peripheral blood mononuclear cell
polymerase chain reaction
small interfering RNA
systemic lupus erythematosus
Systemic Lupus Erythematosus Disease Activity Index
tumor necrosis factor.
Systemic lupus erythematosus (SLE) is a prototype systemic autoimmune disease characterized by autoantibody production. Although the outcome for SLE patients has improved in recent years, SLE continues to profoundly affect health status and the likelihood of disability and premature death. How to ameliorate the reduced quality of life and increase the survival rate in these patients remains a major challenge for rheumatologists. Glucocorticoid (GC) therapy plays an important role in the treatment of SLE, but irreversible side effects limit its use at high doses or over the long term while some patients with highly active SLE do not respond to GC therapy. There is thus a need to investigate the underlying mechanisms behind steroid resistance. Macrophage migration inhibitory factor (MIF) arouses our interest because of its unique relationship with GCs.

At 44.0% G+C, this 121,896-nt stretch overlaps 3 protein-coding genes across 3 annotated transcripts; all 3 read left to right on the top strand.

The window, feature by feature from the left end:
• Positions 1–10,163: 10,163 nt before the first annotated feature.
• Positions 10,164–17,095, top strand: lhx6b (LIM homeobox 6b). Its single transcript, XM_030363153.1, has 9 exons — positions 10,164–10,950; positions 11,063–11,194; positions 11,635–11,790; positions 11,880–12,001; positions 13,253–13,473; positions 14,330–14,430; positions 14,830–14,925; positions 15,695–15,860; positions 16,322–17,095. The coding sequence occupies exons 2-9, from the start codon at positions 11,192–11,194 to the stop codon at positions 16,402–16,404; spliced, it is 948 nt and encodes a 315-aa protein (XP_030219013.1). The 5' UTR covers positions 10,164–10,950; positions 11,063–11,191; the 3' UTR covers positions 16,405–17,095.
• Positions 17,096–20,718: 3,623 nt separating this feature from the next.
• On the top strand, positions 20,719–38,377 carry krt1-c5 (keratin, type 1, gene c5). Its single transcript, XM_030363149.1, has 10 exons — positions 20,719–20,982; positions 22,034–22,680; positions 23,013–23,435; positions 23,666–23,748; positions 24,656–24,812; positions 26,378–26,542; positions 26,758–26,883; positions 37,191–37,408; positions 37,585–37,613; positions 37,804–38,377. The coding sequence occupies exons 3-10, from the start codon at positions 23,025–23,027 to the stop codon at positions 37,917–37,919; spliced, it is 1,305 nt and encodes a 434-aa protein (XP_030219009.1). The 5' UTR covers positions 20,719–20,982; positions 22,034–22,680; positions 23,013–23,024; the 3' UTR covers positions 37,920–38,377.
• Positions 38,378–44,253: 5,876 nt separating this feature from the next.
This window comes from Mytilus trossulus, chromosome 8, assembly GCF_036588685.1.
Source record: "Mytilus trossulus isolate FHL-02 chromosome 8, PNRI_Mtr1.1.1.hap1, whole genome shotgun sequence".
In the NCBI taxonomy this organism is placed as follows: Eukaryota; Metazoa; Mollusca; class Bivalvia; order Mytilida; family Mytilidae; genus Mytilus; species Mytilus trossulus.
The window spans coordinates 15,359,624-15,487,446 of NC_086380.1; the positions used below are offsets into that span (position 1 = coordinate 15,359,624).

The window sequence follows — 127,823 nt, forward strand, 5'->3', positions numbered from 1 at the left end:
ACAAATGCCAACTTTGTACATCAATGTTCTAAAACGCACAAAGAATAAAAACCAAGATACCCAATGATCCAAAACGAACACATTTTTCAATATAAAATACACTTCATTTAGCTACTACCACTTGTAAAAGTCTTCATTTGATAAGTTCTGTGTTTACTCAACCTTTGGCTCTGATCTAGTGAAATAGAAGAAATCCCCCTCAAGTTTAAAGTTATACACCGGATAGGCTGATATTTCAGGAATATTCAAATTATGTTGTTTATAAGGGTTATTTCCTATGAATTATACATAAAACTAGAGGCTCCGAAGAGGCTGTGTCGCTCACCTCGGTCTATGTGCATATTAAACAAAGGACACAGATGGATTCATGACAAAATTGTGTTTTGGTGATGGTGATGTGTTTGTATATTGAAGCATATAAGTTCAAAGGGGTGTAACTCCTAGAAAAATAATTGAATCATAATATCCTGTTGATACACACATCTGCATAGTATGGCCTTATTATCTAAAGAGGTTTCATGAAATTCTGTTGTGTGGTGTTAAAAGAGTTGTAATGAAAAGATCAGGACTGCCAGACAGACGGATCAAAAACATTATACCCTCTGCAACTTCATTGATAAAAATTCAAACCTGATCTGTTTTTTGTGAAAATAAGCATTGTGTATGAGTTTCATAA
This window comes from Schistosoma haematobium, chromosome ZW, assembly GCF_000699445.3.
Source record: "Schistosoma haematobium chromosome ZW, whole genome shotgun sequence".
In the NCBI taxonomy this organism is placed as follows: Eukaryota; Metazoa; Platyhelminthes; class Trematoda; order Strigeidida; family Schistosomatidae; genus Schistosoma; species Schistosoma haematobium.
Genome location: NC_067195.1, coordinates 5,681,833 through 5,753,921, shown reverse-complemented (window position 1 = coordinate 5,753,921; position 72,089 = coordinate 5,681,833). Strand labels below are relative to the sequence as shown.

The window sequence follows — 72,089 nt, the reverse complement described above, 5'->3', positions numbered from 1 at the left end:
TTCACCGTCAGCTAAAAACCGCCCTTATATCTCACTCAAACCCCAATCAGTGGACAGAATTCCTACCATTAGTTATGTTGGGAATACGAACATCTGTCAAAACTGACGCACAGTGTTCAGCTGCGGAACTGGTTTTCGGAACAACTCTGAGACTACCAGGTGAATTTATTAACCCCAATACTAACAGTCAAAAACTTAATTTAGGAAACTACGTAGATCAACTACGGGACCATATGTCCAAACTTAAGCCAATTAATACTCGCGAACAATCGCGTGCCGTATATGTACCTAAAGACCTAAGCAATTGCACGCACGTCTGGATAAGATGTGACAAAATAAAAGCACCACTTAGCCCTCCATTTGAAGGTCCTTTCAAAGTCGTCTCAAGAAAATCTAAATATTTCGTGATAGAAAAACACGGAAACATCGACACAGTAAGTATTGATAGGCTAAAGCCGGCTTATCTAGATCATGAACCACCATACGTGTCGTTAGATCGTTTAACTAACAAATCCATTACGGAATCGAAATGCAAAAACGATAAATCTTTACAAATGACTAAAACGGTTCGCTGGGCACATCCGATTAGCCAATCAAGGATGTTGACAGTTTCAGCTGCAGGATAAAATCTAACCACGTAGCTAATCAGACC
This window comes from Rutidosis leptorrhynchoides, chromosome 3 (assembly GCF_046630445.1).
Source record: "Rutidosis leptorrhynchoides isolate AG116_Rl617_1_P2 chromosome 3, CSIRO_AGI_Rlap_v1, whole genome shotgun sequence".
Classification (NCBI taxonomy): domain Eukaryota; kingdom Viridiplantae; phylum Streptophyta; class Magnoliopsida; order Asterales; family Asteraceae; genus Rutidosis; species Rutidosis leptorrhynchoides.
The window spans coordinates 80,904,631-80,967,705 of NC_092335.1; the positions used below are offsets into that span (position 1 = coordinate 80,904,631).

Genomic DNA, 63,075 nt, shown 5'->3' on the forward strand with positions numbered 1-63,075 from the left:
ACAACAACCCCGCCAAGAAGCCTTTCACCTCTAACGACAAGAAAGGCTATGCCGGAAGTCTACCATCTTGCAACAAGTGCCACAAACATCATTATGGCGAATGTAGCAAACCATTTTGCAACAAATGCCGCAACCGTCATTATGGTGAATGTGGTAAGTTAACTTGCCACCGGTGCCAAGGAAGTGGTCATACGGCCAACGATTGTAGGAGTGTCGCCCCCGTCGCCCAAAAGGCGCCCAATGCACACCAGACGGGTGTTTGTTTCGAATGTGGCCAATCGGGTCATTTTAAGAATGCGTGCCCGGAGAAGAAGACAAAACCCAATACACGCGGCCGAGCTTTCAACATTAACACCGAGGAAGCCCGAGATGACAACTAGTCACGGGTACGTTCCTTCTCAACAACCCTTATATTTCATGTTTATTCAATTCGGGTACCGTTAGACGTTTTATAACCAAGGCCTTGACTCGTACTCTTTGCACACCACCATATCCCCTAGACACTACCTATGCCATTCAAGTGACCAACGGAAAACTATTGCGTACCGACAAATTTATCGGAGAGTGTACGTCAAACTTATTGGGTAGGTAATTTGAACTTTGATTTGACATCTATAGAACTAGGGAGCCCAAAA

Although initially described as a product of activated T cells , MIF is now known to be produced by a variety of cell types, predominantly by macrophages . Increasing evidence indicates that MIF is a broad-spectrum proinflammatory cytokine that can increase the expression of a number of inflammatory molecules, including TNFα, IL-6, IL-1β, IL-2, IL-8, and IFNγ . In contrast to other proinflammatory cytokines that are generally suppressed by GCs, MIF expression and secretion are induced by low physiological concentrations of GCs [4, 5]. Evidence of upregulation of MIF by endogenous GC has been reported in rat adjuvant-induced arthritis . Regulation of serum MIF by exogenous GC in humans has also been demonstrated in patients with SLE, where it has been observed that serum MIF was influenced by the GC dose even after adjusting for disease activity variables . Despite being induced by GC, MIF exhibits GC-antagonistic effects in vitro and in vivo. In murine antigen-induced arthritis, GC inhibition of histological severity of disease is reversed by exogenous MIF . Consistent with this finding, Leech and colleagues reported that increased joint inflammation and lethality can be overridden by the neutralization of MIF in the absence of GC in rat adjuvant-induced arthritis . The reciprocal relationship between MIF and GCs in the control of the inflammatory response was also reported in human subjects [10, 11]. Several studies to date have revealed that deficiency of MIF, either through genetic deletion or by the anti-sense oligonucleotide, leads to a left-shift in the dose response to GC of macrophage TNF production, which represents the fact that MIF does indeed directly regulate GC sensitivity [6, 12].